In this excellent piece in today's Independent on Sunday, Brian Cathcart, professor of journalism at Kingston University, is caustic in his criticism of the coverage of right-wing newspapers over the past week.

As Nick Clegg's surge in the polls continued to prove anything but fleeting, 'like children in a tantrum, reporters and commentators reached for every movable object and hurled it at Clegg and his party', he writes.

The article also has a sprinkling of humour: "Clegg has dodgy donations; he fiddled his expenses; he is posher than Cameron; he is only one-quarter British; he is part of a Euro-plot against the country; he is concealing a pact with Lord Mandelson; he employs an unpleasant person as his media adviser; he eats babies and he is a fully-paid-up member of al-Qa'ida."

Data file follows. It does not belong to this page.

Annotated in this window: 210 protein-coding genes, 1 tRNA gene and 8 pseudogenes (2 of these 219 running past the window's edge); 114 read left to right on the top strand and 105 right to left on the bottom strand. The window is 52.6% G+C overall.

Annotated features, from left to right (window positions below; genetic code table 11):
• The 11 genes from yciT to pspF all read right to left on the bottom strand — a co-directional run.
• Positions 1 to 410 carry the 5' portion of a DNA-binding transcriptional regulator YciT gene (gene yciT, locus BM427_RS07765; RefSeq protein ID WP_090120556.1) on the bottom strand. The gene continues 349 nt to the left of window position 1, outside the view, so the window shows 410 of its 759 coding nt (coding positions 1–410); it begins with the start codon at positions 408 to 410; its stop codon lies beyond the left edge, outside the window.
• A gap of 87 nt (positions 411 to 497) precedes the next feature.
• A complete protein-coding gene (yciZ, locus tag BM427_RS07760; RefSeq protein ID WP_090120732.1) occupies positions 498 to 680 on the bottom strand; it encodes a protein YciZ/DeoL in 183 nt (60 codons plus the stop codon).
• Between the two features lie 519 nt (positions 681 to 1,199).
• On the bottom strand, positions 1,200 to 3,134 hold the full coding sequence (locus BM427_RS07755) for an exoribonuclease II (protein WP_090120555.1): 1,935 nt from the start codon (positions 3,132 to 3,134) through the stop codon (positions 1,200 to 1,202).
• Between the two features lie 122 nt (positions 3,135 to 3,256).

Underneath this combination of indignation and comedy Cathcart addresses some fundamental questions that have arisen since the first Leaders Debate.

How much has the political landscape shifted as a result of the debates, which give the Liberal Democrats an equal footing with Labour and the Conservatives? Have they made people realise that a vote for Clegg and co. is no longer a 'wasted vote'? Do we now have a truly three-party system?

This could prove to be what the Daily Mail called a 'holiday romance' - an exciting but brief fling that fades away along with your tan.

At the moment the electorate is batting its eyelids at Nick Clegg, and some in the media clearly don't like it.

The right-wing press won't decide this election. You will.